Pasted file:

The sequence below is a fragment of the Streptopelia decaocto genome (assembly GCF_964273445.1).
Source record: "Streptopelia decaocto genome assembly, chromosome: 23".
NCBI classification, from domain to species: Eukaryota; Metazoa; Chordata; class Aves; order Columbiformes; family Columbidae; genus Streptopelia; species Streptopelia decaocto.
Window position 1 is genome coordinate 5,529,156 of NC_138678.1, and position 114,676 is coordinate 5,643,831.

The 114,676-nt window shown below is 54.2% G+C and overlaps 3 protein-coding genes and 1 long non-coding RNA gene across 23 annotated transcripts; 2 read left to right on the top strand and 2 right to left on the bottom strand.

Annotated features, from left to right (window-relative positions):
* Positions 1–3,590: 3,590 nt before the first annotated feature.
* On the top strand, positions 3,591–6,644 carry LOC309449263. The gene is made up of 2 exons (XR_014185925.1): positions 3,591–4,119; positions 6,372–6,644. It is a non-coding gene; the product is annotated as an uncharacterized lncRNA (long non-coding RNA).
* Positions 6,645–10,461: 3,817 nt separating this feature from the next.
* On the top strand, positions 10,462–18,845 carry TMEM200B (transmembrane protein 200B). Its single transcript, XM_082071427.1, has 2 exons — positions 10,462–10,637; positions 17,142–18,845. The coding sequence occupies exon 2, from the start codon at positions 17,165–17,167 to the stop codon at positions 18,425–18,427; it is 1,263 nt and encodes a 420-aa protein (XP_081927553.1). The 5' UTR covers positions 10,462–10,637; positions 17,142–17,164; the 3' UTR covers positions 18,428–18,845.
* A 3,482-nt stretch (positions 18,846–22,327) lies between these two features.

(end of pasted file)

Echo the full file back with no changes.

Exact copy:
The sequence below is a fragment of the Streptopelia decaocto genome (assembly GCF_964273445.1).
Source record: "Streptopelia decaocto genome assembly, chromosome: 23".
NCBI classification, from domain to species: Eukaryota; Metazoa; Chordata; class Aves; order Columbiformes; family Columbidae; genus Streptopelia; species Streptopelia decaocto.
Window position 1 is genome coordinate 5,529,156 of NC_138678.1, and position 114,676 is coordinate 5,643,831.

The 114,676-nt window shown below is 54.2% G+C and overlaps 3 protein-coding genes and 1 long non-coding RNA gene across 23 annotated transcripts; 2 read left to right on the top strand and 2 right to left on the bottom strand.

Annotated features, from left to right (window-relative positions):
* Positions 1–3,590: 3,590 nt before the first annotated feature.
* On the top strand, positions 3,591–6,644 carry LOC309449263. The gene is made up of 2 exons (XR_014185925.1): positions 3,591–4,119; positions 6,372–6,644. It is a non-coding gene; the product is annotated as an uncharacterized lncRNA (long non-coding RNA).
* Positions 6,645–10,461: 3,817 nt separating this feature from the next.
* On the top strand, positions 10,462–18,845 carry TMEM200B (transmembrane protein 200B). Its single transcript, XM_082071427.1, has 2 exons — positions 10,462–10,637; positions 17,142–18,845. The coding sequence occupies exon 2, from the start codon at positions 17,165–17,167 to the stop codon at positions 18,425–18,427; it is 1,263 nt and encodes a 420-aa protein (XP_081927553.1). The 5' UTR covers positions 10,462–10,637; positions 17,142–17,164; the 3' UTR covers positions 18,428–18,845.
* A 3,482-nt stretch (positions 18,846–22,327) lies between these two features.